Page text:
I. J. Bienaymé pp 40-61 | Cite as

# Homogeneity and stability of statistical trials

## Abstract

Homogeneity and stability, in their earlier historical setting, pertain in the main to independent binomial trials, where the probability of “success” in the *i*th trial is *p*_{ i }. In the period of interest to us in this book, it was already well known that if *p*_{ i } = *p* = const., *n* trials are considered, and *X* is the number of successes, then as *n* →∞, *X/n* → *p* in probability, that is, *Pr*(|*X/n* − *p*| ≥ *є*) → 0 for any *є* > 0 (Bernoulli’s Theorem). More recently, Poisson (1837b) had put forward the more general but heuristically motivated “rule” or “law,” which he called the Law of Large Numbers, that even without the assumption in probability *p*_{ i } = const., \(
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X/n - \bar p(n) \to 0
\) in probability, where \(
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\bar p(n) = \sum\nolimits_{i = 1}^n {p_i } /n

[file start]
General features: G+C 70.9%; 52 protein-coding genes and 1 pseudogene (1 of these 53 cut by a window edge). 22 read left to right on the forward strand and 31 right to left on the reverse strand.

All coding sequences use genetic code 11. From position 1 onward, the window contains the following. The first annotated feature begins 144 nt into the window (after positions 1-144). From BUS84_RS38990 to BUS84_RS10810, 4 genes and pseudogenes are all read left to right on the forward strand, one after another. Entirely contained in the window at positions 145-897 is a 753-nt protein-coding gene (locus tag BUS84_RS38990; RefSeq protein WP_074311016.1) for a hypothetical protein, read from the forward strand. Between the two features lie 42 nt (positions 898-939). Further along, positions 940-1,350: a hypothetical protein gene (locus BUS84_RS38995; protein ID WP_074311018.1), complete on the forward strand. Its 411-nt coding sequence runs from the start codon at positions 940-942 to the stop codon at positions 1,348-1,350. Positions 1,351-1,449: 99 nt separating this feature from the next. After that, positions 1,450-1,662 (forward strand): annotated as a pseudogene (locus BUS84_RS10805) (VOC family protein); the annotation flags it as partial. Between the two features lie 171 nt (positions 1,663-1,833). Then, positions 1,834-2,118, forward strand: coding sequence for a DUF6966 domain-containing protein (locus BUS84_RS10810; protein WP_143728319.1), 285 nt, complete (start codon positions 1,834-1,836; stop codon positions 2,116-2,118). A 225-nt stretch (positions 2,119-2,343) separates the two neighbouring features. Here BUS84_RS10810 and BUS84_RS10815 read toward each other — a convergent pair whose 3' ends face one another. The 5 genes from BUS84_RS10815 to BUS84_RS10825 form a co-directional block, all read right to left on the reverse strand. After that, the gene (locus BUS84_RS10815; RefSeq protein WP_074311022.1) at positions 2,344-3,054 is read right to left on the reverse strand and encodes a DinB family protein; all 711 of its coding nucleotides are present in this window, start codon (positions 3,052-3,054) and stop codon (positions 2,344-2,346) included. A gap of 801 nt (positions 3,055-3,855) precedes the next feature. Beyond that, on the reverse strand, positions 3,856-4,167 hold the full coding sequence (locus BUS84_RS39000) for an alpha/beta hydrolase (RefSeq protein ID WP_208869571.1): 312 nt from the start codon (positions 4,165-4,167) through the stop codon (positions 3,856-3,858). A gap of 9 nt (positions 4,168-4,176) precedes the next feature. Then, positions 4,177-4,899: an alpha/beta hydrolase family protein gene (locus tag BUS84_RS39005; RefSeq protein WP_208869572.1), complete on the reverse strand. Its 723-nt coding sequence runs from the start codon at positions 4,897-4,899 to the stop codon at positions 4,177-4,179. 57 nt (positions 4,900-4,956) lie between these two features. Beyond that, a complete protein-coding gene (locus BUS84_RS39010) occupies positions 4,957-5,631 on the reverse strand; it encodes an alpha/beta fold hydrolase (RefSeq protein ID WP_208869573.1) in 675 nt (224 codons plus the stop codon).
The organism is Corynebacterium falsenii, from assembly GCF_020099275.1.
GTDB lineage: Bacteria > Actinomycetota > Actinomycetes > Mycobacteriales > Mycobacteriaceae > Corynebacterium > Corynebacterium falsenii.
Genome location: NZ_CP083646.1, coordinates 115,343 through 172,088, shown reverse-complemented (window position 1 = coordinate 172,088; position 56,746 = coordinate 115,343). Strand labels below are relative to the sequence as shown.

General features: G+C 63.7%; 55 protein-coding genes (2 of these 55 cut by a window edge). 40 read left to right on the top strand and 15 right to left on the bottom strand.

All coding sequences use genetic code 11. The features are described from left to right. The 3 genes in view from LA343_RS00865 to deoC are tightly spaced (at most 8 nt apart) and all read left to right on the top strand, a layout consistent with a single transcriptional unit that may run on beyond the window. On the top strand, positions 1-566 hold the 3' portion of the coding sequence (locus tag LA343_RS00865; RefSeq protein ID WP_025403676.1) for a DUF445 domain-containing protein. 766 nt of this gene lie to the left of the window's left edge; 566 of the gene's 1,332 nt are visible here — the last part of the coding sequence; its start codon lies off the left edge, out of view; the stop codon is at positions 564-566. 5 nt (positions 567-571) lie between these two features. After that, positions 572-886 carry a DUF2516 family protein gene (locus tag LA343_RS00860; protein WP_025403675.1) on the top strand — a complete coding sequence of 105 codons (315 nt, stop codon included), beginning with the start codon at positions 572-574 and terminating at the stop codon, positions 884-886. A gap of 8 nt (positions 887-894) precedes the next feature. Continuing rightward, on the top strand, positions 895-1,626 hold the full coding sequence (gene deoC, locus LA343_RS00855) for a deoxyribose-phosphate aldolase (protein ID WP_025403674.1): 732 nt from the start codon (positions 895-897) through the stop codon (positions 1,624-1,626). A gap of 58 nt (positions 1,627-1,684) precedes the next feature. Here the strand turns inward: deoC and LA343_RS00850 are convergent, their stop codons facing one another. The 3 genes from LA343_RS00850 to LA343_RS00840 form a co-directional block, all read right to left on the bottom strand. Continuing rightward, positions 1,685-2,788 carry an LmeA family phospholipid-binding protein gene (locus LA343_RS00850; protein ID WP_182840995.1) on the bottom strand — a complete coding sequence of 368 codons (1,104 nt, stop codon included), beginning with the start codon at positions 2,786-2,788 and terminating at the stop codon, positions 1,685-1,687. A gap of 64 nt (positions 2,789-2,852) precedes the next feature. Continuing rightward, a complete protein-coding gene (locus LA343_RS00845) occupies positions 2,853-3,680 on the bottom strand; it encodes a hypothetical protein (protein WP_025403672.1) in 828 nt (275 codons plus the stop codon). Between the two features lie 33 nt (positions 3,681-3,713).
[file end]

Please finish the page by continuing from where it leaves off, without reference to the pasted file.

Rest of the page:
\). It was not rigorously demonstrated by Poisson and caused considerable confusion in regard to interpretation among the French probabilists, who therefore largely ignored it until the end of the century, although it had been proved (apparently unknown to them—surprisingly so in the instance of Bienaymé, in view of § 1.4) rigorously by Chebyshev (1846). We shall generally refer to it as Poisson’s Law of Large Numbers. Whereas Bernoulli’s Theorem in an obvious sense expresses *stability* of *X/n*, under the assumption of constancy or *homogeneity* of the *p*_{ i }, Poisson’s law expresses, rather, the *loss of variability* of *X/n*.

## Keywords

Success Probability Asymptotic Distribution Dispersion Coefficient Statistical Trial Constant Probability## Preview

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